So then who are the oppressors here, who are not following the constitution?? Which gives house and senate members the right to contest said election....

    When you don't have a thinking brain your simply prey to the contentions and evil intentions of fake people and fake news.
     
    #2 Scott Downey, Jan 17, 2021
    Last edited: Jan 17, 2021
  3. SGO

    SGO Well-Known Member

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    From the NY Times!

    link: Opinion | Democrats Have Been Shameless About Your Presidential Vote Too

    By Derek T. Muller

    Mr. Muller is a law professor at the University of Iowa who specializes in election law.

    • Jan. 6, 2021
    As Republicans in Congress prepare to formally contest the outcome of the 2020 presidential election on Wednesday, many of them have cited precedent for their effort: similar complaints lodged by Democrats in other presidential elections. After Republican victories in 2000, 2004 and 2016, for instance, Democrats in Congress used the formal counting of electoral votes as an opportunity to challenge election results.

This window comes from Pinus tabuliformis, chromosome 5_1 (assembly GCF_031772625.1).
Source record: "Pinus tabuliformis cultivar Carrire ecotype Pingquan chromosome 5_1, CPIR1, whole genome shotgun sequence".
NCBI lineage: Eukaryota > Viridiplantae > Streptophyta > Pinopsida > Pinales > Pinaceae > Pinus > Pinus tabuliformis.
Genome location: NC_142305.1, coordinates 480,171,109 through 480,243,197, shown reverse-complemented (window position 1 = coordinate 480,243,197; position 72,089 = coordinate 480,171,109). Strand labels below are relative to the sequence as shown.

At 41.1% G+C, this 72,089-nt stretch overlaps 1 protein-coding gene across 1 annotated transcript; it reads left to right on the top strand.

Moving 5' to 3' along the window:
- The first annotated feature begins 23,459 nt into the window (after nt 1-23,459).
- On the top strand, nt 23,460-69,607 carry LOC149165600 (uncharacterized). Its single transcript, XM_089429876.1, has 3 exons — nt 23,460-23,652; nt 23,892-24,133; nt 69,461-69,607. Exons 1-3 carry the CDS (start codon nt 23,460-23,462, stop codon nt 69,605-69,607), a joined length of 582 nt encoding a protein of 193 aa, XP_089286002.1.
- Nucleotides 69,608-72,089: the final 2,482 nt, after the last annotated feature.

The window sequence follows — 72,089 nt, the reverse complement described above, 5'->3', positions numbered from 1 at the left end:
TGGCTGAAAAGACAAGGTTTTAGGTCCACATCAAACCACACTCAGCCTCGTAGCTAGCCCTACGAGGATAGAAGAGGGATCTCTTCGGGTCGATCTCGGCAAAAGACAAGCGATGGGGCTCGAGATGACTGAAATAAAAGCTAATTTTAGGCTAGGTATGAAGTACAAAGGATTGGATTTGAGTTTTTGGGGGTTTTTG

But the history of Democratic efforts to contest the outcomes of presidential elections is not a history worth emulating. On the contrary, it only underscores that the certification of a president-elect’s victory by the House and Senate is an improper forum for the airing of political grievances and an inappropriate occasion to readjudicate the decisions of the states concerning things like vote tallies, recounts and audits.

    While Congress has the power to decline to count electoral votes, it has done so only in extreme situations in the aftermath of the Civil War — when, for instance, a state was deemed to lack a functioning government. The Electoral Count Act of 1887, which sets the rules for Congress to count electoral votes, was enacted with the presumption that state procedures are trustworthy. The act instructs Congress to defer to state judgments when a state resolves controversies over the appointment of electors.